The results of keeping physically active throughout aging are remarkable; however, for people that have Parkinson’s, it could truly be a game-changer in the progression of the disease. Several recent studies are discovering direct links between regular exercise and Parkinson’s disease, such as the largest clinical study up to now, for which patients who exercised at least 2½ hours each week realized a higher quality of life compared to those who refrained from physical exercise. And that is only the beginning.
The onset of Parkinson’s symptoms happens following loss in the brain cells that manufacture dopamine. Researchers feel that physical exercise enables the brain to bring back lost connections, form new ones, and continue maintaining those that are still in place. Additional studies show:
Advances were realized in stride length, gait speed and balance following treadmill exercise – after as little as just one single session, and lasting for a number of weeks afterwards.
Motor function and coordination were enhanced in people who pedaled at a faster rate on a stationary bike – once again, with benefits lasting for many weeks after the study was over.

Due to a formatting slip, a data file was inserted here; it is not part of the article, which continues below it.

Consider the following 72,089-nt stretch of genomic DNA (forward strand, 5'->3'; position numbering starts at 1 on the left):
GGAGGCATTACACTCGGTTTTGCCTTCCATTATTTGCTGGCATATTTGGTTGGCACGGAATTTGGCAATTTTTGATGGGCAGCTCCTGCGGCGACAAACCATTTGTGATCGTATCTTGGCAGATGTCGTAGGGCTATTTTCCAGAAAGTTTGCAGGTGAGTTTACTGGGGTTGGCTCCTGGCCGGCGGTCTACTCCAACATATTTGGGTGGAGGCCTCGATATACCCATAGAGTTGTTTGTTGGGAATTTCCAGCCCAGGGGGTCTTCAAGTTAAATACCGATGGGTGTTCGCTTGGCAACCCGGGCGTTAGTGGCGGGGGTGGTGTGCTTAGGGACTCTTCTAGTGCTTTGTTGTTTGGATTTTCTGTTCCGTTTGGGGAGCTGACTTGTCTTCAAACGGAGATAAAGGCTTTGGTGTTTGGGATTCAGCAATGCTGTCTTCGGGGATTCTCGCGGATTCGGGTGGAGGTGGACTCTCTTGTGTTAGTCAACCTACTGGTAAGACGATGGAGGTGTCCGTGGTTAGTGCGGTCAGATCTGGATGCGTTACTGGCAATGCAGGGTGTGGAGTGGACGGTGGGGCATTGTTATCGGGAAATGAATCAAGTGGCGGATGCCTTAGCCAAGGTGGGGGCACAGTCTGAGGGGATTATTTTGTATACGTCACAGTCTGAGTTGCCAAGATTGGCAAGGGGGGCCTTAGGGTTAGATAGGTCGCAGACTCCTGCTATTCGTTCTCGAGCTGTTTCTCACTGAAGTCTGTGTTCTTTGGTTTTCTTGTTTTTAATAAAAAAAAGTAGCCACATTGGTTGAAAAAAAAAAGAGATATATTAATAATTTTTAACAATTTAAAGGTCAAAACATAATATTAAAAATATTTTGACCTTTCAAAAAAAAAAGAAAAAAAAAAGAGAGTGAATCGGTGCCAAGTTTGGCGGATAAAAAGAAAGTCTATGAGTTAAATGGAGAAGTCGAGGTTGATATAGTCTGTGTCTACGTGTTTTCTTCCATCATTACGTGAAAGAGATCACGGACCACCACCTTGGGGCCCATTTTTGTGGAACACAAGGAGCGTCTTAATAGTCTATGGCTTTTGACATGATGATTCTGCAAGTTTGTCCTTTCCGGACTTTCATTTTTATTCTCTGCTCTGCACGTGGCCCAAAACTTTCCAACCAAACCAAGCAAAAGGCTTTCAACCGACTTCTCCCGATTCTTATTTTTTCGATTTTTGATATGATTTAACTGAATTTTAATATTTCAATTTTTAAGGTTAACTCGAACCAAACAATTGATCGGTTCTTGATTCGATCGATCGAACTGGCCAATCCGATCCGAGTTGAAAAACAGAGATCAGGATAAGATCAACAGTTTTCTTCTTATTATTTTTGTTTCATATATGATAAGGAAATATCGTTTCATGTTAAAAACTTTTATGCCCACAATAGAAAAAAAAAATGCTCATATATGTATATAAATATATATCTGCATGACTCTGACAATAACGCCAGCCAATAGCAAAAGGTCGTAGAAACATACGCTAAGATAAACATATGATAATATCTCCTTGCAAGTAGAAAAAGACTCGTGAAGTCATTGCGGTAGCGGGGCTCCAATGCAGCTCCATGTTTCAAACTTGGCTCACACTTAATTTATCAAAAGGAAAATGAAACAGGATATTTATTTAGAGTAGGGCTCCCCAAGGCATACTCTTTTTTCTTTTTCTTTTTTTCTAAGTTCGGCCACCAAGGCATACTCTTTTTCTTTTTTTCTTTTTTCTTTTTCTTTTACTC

Noticeable improvements in the normalcy of movement were identified in people with Parkinson’s who participated in a routine exercise regime compared to people who did not.
It’s worthwhile to mention that the outcomes reached were reliant upon consistent, ongoing physical exercise. The clinical tests revealed that any protective benefits realized were discontinued as soon as the amount and intensity of physical exercise was reduced or was implemented just for a short period of time. The required criteria for sustainable results look to be much like those required to help those who have experienced a traumatic brain injury or stroke: intensity, specificity, difficulty and complexity.
Further scientific studies are underway to hone in even further on the benefits associated with regular exercise and Parkinson’s disease, and also the specific reasoning behind it. In the meantime, if your family member has been diagnosed with Parkinson’s disease, it’s certainly useful to consult with his or her primary care physician for a proposed exercise routine.
For assistance with safe, dependable transportation and accompaniment to a doctor’s appointment or workout program, or encouragement and motivation to take part in an ongoing exercise program at home, call the top St. Joseph senior care provider, Home Sweet Home In-Home Care, at 269-849-9252. Our high quality in-home care services are available to enhance well-being for people with Parkinson’s disease, or any other condition of aging throughout Portage and the surrounding area. Contact us for more information.